As a consumer who generally tries to do the right thing, I've always thought the decision to buy organic was a no-brainer. But in recent years organic has grown to include paradoxes such as the organic factory farm and the organic TV dinner. And now, there is even organic high-fructose corn syrup. We are not far from organic Coca-Cola.
Now these aren't absolutely good or absolutely bad developments. As offensive a concept as organic high-fructose corn syrup may be, a product like organic Coke will sponsor a lot more organic acreage in this country. But this is certainly not what the founders of the organic movement had in mind.
It's worth remembering what they did have in mind. There were three legs to the original organic dream. One was growing food in harmony with nature --- a non-industrial way of farming that treated animals humanely and did not use chemical pesticides. The second leg was that our system of food distribution should be different; food co-ops, farmer's markets, and community supported agriculture could replace the national agricultural system. And the third leg was the food itself.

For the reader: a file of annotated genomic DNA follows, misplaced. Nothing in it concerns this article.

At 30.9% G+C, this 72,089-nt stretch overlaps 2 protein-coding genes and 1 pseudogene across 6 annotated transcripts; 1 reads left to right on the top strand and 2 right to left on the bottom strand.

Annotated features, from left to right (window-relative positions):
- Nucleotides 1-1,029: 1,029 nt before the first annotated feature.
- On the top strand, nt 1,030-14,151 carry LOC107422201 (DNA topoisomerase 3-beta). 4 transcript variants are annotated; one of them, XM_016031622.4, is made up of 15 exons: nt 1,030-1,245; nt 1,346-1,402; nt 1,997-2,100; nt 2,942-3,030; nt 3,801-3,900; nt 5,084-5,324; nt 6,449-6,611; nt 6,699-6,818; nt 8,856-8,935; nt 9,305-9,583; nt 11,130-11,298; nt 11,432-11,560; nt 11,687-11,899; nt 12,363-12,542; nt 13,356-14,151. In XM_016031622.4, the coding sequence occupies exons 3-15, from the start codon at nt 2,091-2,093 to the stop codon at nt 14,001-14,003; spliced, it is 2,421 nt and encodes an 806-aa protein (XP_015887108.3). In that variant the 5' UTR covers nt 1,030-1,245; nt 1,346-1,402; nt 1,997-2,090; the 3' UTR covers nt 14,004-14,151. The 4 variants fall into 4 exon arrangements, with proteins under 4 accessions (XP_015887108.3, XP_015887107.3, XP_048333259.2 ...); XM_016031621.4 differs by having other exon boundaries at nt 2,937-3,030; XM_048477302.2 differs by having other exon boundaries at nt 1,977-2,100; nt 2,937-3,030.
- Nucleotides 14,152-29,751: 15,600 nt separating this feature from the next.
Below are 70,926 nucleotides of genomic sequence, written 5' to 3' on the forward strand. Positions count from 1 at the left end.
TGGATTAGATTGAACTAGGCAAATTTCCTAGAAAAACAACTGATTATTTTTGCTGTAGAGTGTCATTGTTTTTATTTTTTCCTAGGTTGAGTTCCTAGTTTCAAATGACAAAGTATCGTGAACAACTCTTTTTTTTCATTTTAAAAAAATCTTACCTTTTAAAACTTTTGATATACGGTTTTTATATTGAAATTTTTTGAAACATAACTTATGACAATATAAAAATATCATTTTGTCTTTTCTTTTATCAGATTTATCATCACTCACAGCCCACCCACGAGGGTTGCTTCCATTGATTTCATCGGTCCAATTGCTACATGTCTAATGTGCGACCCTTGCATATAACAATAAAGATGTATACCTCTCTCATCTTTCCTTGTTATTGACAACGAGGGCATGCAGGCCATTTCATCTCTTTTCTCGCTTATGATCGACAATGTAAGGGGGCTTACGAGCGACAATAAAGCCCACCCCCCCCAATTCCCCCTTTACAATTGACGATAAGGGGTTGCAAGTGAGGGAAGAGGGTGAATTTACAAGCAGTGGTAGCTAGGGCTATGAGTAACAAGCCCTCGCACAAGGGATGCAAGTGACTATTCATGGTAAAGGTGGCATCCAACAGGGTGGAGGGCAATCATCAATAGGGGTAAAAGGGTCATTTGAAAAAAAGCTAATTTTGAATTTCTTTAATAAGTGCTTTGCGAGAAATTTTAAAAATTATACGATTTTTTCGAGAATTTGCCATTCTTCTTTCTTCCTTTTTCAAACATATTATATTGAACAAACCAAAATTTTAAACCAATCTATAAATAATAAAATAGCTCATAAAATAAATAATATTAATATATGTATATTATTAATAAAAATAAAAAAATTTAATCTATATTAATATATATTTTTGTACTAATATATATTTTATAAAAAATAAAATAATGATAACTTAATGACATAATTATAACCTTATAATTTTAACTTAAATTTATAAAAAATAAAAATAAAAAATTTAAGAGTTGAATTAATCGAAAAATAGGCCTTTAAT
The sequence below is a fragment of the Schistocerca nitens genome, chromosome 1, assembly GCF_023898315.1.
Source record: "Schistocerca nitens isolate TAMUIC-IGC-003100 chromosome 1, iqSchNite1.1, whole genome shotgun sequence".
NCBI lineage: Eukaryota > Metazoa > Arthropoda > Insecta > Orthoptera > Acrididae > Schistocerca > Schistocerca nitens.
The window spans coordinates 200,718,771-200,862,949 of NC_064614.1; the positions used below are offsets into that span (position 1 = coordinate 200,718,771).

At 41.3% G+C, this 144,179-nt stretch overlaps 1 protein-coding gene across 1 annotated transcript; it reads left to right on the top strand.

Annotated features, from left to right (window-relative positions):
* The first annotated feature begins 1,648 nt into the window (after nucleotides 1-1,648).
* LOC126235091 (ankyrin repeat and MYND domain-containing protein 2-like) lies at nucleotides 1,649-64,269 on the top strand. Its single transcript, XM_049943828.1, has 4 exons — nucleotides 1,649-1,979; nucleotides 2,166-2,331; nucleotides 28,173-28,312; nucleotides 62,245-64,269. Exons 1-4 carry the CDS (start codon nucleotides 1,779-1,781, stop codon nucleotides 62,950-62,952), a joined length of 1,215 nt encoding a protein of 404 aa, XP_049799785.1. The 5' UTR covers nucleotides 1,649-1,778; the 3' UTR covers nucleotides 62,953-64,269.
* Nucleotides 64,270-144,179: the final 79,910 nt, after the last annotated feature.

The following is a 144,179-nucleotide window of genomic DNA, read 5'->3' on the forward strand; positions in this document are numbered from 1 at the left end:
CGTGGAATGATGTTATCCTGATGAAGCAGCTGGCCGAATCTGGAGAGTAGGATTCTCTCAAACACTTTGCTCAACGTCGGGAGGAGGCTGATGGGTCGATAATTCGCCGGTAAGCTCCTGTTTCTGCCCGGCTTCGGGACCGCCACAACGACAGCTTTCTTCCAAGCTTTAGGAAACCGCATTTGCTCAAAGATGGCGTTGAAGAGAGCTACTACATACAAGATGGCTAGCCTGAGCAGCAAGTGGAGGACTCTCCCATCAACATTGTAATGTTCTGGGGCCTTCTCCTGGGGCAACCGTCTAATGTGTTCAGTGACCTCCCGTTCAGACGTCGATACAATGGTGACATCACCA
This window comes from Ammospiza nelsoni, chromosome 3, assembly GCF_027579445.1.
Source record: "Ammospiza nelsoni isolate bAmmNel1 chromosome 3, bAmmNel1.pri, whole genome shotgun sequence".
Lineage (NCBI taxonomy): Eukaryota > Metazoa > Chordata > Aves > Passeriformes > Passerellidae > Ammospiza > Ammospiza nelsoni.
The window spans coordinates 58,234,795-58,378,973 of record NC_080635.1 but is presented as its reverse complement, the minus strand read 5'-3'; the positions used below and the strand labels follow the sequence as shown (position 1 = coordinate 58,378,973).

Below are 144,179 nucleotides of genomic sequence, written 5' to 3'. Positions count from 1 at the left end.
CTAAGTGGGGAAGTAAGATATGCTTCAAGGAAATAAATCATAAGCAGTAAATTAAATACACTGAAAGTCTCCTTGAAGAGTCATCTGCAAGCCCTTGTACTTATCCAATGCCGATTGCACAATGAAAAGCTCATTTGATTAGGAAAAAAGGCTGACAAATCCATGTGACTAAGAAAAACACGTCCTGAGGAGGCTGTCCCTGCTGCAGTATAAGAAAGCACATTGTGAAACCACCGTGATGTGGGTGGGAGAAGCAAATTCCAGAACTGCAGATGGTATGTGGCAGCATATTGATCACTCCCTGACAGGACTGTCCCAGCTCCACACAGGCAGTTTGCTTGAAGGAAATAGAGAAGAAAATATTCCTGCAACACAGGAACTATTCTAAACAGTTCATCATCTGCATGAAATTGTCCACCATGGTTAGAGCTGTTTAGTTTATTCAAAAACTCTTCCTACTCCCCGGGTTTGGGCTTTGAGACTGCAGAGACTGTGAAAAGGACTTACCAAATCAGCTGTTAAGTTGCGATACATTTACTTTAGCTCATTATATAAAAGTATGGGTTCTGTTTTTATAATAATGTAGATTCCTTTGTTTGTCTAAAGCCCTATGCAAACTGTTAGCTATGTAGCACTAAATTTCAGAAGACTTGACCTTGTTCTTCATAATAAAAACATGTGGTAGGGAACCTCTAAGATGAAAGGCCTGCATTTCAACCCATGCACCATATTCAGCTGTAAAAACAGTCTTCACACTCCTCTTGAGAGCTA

The lesson to be learned is that consumers of all kinds, but especially eaters, are producers in the most important sense. With every food purchasing decision, we are helping to create the world we want to live in, one bite at a time.
Today the organic dream is in peril. The USDA developed a set of rules --- and they got pesticides, hormones, and many drugs out of the system. All wonderful. But if you look at the new rules, that's all they address. There is nothing written about the kind of food that may be called organic, or its distribution. There is no rule against high-fructose corn syrup. This is organic food forced through the industrial system, shorn of its holism. What has been lost is that one key insight about organic: that everything is connected. The organic dream has been reduced to a farming method.
Michael Pollan is the author of The Botany of Desire. This article is adapted from a talk hosted by the Great Barrington Land Conservancy.